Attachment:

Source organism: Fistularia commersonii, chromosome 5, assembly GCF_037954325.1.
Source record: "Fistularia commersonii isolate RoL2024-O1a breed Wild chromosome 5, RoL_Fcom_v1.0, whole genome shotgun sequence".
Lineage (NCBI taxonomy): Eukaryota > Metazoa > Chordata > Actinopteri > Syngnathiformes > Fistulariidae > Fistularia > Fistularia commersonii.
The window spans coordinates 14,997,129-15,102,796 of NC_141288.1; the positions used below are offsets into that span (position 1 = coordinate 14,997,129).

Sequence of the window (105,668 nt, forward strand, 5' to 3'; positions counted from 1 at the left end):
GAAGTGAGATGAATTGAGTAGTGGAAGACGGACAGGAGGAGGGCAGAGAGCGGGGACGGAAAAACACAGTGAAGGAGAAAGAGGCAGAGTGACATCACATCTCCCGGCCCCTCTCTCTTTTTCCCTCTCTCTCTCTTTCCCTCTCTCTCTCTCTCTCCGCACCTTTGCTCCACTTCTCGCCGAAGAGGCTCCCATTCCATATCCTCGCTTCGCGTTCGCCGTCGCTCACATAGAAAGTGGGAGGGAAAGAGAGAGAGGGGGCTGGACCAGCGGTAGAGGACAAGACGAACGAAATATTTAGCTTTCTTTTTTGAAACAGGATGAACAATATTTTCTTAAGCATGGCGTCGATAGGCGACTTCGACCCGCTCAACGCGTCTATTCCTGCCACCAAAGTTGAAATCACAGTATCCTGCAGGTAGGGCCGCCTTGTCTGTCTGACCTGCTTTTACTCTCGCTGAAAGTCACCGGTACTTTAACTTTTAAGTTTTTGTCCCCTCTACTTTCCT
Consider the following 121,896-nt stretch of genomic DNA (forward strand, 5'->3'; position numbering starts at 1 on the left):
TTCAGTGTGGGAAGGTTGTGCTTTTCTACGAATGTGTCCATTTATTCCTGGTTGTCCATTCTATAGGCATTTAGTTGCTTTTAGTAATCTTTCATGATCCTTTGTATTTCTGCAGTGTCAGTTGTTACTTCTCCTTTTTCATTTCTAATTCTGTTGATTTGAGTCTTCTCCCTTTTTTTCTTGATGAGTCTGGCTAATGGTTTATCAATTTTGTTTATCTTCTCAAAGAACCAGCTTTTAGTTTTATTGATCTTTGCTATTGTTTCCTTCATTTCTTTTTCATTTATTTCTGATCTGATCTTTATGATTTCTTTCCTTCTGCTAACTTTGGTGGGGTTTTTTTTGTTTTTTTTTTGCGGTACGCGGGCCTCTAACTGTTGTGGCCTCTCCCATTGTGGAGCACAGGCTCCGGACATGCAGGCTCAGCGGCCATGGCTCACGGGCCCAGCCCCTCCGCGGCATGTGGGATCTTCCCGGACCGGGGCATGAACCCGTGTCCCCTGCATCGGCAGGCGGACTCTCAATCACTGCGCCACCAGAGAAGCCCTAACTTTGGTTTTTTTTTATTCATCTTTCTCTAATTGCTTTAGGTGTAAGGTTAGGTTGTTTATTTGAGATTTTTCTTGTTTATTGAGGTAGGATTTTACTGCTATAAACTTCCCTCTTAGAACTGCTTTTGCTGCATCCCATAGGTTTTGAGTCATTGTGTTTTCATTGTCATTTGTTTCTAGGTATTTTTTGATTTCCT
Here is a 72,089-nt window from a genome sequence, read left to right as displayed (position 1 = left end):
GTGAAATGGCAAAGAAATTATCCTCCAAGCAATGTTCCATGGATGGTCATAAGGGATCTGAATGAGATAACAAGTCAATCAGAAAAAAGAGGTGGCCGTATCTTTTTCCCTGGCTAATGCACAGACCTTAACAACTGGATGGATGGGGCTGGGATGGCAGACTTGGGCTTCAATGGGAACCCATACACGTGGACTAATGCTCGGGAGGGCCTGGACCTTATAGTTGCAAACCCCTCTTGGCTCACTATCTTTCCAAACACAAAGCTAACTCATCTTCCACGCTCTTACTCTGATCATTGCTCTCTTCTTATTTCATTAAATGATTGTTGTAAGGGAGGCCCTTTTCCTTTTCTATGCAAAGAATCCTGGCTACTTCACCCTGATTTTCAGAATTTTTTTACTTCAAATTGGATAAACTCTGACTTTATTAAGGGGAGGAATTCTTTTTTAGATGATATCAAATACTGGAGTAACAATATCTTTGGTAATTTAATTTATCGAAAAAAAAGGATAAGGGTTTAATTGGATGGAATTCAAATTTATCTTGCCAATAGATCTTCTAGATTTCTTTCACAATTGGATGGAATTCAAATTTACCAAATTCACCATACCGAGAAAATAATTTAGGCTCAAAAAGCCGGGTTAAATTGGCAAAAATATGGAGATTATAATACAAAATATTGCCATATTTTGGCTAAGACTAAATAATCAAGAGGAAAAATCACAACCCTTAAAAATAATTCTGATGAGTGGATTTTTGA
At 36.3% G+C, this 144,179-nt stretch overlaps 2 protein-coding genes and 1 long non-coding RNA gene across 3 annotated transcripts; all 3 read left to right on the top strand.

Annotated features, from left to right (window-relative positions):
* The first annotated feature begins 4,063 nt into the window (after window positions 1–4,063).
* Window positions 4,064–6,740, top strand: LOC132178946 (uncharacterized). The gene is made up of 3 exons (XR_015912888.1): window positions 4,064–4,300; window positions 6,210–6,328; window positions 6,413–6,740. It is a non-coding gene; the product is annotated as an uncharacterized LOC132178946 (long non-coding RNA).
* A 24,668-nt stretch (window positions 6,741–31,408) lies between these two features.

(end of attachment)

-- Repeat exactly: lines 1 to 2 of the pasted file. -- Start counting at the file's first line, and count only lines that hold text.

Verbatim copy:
Source organism: Fistularia commersonii, chromosome 5, assembly GCF_037954325.1.
Source record: "Fistularia commersonii isolate RoL2024-O1a breed Wild chromosome 5, RoL_Fcom_v1.0, whole genome shotgun sequence".